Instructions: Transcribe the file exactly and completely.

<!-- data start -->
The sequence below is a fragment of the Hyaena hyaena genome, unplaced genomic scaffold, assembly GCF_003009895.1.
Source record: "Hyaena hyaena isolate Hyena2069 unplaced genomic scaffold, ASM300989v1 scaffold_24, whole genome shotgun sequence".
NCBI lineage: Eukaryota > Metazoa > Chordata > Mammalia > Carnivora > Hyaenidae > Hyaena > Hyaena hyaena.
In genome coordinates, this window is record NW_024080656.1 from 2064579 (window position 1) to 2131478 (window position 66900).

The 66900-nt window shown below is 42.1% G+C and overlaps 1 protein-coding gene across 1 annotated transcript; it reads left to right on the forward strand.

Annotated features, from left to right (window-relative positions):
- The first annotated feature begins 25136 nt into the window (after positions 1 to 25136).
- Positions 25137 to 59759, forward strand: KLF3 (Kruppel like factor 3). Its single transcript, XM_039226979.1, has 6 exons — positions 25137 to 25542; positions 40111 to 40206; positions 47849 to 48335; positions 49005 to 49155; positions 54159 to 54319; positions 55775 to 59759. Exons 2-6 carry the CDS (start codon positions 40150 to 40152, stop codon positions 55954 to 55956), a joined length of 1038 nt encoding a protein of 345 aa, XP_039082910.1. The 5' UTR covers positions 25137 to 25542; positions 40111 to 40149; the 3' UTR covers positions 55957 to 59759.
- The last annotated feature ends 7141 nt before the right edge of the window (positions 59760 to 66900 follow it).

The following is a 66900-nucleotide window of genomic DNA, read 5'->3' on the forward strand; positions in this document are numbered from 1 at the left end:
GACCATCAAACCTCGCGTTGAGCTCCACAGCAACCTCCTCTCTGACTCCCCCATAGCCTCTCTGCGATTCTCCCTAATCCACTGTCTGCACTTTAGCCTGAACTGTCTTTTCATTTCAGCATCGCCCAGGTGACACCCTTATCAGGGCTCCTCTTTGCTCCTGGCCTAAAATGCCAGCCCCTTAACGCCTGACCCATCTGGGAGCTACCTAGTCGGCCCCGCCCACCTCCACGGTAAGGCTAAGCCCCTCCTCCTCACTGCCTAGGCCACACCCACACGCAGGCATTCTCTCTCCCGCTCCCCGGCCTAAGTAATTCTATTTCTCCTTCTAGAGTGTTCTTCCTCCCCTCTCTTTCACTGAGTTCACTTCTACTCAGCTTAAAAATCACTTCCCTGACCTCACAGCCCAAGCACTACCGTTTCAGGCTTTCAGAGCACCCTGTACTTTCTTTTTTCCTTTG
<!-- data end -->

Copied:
The sequence below is a fragment of the Hyaena hyaena genome, unplaced genomic scaffold, assembly GCF_003009895.1.
Source record: "Hyaena hyaena isolate Hyena2069 unplaced genomic scaffold, ASM300989v1 scaffold_24, whole genome shotgun sequence".
NCBI lineage: Eukaryota > Metazoa > Chordata > Mammalia > Carnivora > Hyaenidae > Hyaena > Hyaena hyaena.
In genome coordinates, this window is record NW_024080656.1 from 2064579 (window position 1) to 2131478 (window position 66900).

The 66900-nt window shown below is 42.1% G+C and overlaps 1 protein-coding gene across 1 annotated transcript; it reads left to right on the forward strand.

Annotated features, from left to right (window-relative positions):
- The first annotated feature begins 25136 nt into the window (after positions 1 to 25136).
- Positions 25137 to 59759, forward strand: KLF3 (Kruppel like factor 3). Its single transcript, XM_039226979.1, has 6 exons — positions 25137 to 25542; positions 40111 to 40206; positions 47849 to 48335; positions 49005 to 49155; positions 54159 to 54319; positions 55775 to 59759. Exons 2-6 carry the CDS (start codon positions 40150 to 40152, stop codon positions 55954 to 55956), a joined length of 1038 nt encoding a protein of 345 aa, XP_039082910.1. The 5' UTR covers positions 25137 to 25542; positions 40111 to 40149; the 3' UTR covers positions 55957 to 59759.
- The last annotated feature ends 7141 nt before the right edge of the window (positions 59760 to 66900 follow it).

The following is a 66900-nucleotide window of genomic DNA, read 5'->3' on the forward strand; positions in this document are numbered from 1 at the left end:
GACCATCAAACCTCGCGTTGAGCTCCACAGCAACCTCCTCTCTGACTCCCCCATAGCCTCTCTGCGATTCTCCCTAATCCACTGTCTGCACTTTAGCCTGAACTGTCTTTTCATTTCAGCATCGCCCAGGTGACACCCTTATCAGGGCTCCTCTTTGCTCCTGGCCTAAAATGCCAGCCCCTTAACGCCTGACCCATCTGGGAGCTACCTAGTCGGCCCCGCCCACCTCCACGGTAAGGCTAAGCCCCTCCTCCTCACTGCCTAGGCCACACCCACACGCAGGCATTCTCTCTCCCGCTCCCCGGCCTAAGTAATTCTATTTCTCCTTCTAGAGTGTTCTTCCTCCCCTCTCTTTCACTGAGTTCACTTCTACTCAGCTTAAAAATCACTTCCCTGACCTCACAGCCCAAGCACTACCGTTTCAGGCTTTCAGAGCACCCTGTACTTTCTTTTTTCCTTTG